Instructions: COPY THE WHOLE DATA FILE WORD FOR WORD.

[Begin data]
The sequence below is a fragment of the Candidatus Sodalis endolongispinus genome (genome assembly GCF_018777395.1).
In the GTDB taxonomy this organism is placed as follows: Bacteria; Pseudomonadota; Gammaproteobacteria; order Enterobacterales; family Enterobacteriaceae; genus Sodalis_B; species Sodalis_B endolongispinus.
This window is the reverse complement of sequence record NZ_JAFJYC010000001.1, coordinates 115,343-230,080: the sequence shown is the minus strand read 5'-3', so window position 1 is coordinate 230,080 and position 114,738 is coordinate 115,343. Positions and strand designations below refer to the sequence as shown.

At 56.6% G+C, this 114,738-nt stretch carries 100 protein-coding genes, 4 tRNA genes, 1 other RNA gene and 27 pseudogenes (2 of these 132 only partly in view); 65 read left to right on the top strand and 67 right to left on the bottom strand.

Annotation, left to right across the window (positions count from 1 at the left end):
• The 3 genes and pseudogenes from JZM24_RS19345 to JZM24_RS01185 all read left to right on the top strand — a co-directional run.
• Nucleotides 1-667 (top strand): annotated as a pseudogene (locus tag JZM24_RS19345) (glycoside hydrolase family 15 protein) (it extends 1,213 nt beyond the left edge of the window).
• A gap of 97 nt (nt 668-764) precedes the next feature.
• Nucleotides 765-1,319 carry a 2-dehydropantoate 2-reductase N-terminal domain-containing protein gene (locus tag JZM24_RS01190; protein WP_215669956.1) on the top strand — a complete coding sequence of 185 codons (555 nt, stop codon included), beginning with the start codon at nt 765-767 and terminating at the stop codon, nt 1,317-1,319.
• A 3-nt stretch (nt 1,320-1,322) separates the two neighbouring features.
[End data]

The sequence below is a fragment of the Candidatus Sodalis endolongispinus genome (genome assembly GCF_018777395.1).
In the GTDB taxonomy this organism is placed as follows: Bacteria; Pseudomonadota; Gammaproteobacteria; order Enterobacterales; family Enterobacteriaceae; genus Sodalis_B; species Sodalis_B endolongispinus.
This window is the reverse complement of sequence record NZ_JAFJYC010000001.1, coordinates 115,343-230,080: the sequence shown is the minus strand read 5'-3', so window position 1 is coordinate 230,080 and position 114,738 is coordinate 115,343. Positions and strand designations below refer to the sequence as shown.

At 56.6% G+C, this 114,738-nt stretch carries 100 protein-coding genes, 4 tRNA genes, 1 other RNA gene and 27 pseudogenes (2 of these 132 only partly in view); 65 read left to right on the top strand and 67 right to left on the bottom strand.

Annotation, left to right across the window (positions count from 1 at the left end):
• The 3 genes and pseudogenes from JZM24_RS19345 to JZM24_RS01185 all read left to right on the top strand — a co-directional run.
• Nucleotides 1-667 (top strand): annotated as a pseudogene (locus tag JZM24_RS19345) (glycoside hydrolase family 15 protein) (it extends 1,213 nt beyond the left edge of the window).
• A gap of 97 nt (nt 668-764) precedes the next feature.
• Nucleotides 765-1,319 carry a 2-dehydropantoate 2-reductase N-terminal domain-containing protein gene (locus tag JZM24_RS01190; protein WP_215669956.1) on the top strand — a complete coding sequence of 185 codons (555 nt, stop codon included), beginning with the start codon at nt 765-767 and terminating at the stop codon, nt 1,317-1,319.
• A 3-nt stretch (nt 1,320-1,322) separates the two neighbouring features.